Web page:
Published on November 24th, 2005 5:42 pm EST

Why is Empire Poker suing Party Poker? What happened to cause takeover talks between Party Poker and Empire Poker to break down so quickly?

First off, let's start from the beginning. Empire Poker licenses Party Poker's software, so that in exchange for a hefty fee, Empire Poker can utilize Party Poker's network. When an Empire Poker player logs in, they are logging in to Party Poker's network, but under an Empire Poker "skin."

Everything seemed to be fine. Empire Poker and Party Poker were both doing tremendously, both companies went public. Sportingbet was in talks to buy out Empire Poker for something in the area of 800 million pounds, but pulled out of the deal. Why did they pull out? It is my guess that they reviewed the language of Party Poker's agreement with Empire Poker, and didn't like what they saw. My guess is that Party Poker has language in their agreement with Empire Poker and any other affiliate that says, we can terminate our agreement at a moment's notice. So then why would Sportingbet want to buy Empire Poker if at a moment's notice, Party Poker could pull the plug?

So Sportingbet calls off the deal. A few months later, Party Poker announces that it is indeed pulling the plug on all of its skins. Sorry everyone, Party Poker says, but you can't use our network anymore. According to various reports, people report that these skins become ghost towns, and people are moving back to the mothership, Party Poker. Why? Cause that's where the action is.

The question is, why would Party Poker do this? In my opinion, it was to combat an epidemic which was eroding their business, and that was rakeback. Party Poker was actively trying to stifle the practise of rakeback, and their skins weren't doing all they could to stop it. So what was Party's response? If you aren't going to abide by our rules, then you can't use our network. Party Poker has an anti-rakeback program in place, and they (correctly) figured that people would come back to Party Poker if the skins were terminated.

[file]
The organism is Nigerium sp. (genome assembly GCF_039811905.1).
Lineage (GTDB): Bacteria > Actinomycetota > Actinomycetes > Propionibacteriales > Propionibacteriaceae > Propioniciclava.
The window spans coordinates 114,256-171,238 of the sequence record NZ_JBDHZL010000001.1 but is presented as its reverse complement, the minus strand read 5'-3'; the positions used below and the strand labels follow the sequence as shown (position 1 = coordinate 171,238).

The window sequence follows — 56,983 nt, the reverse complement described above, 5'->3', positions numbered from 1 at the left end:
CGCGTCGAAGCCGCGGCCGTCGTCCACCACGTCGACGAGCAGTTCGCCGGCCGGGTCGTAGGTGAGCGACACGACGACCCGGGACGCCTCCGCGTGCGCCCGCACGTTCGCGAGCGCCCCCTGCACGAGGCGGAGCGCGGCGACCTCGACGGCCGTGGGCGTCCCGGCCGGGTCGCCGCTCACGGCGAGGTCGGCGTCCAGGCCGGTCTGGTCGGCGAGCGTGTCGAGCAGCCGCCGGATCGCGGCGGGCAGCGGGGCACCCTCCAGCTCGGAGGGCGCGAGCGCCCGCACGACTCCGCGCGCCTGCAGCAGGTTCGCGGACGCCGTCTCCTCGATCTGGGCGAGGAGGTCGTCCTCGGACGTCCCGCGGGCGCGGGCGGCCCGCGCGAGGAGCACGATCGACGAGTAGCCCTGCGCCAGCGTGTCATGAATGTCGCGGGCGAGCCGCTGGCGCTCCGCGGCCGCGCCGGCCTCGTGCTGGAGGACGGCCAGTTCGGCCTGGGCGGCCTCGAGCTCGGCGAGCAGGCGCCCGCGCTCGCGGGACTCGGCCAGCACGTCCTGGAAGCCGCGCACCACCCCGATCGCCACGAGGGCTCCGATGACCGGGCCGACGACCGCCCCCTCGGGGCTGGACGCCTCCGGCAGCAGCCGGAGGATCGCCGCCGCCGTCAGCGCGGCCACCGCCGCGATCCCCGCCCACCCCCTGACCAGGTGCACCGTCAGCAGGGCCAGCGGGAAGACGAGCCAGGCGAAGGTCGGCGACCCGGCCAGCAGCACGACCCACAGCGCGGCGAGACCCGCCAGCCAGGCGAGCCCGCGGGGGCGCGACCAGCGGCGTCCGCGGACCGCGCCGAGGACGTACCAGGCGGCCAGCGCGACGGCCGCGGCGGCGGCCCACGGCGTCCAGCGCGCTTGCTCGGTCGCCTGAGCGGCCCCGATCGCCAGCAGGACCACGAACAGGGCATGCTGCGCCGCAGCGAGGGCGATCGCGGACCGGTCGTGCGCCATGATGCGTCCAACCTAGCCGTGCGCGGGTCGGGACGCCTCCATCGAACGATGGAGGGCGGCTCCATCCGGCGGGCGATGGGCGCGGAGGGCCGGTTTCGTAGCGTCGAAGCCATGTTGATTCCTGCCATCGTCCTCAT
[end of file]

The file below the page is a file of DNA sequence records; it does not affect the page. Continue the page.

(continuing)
After this happened (and after Empire Poker's stock was trampled), Party Poker announced that they were in negotiations to purchase Empire Poker. Empire Poker still had a user base, even though it was dwindling. The company though was still worth something. According to reports I have heard, Party Poker offered 60p per share to purchase Empire Poker, and Empire Poker balked at this deal.

So the deal broke down, and Empire Poker sued Party Poker. My guess is that Party Poker is bulletproof in this dispute, and has ample language in its contracts with its skins to allow for them to terminate agreements whereever and whenever they want. My guess is that Empire Poker is probably out of luck.


Filed Under: Poker Legal Issues

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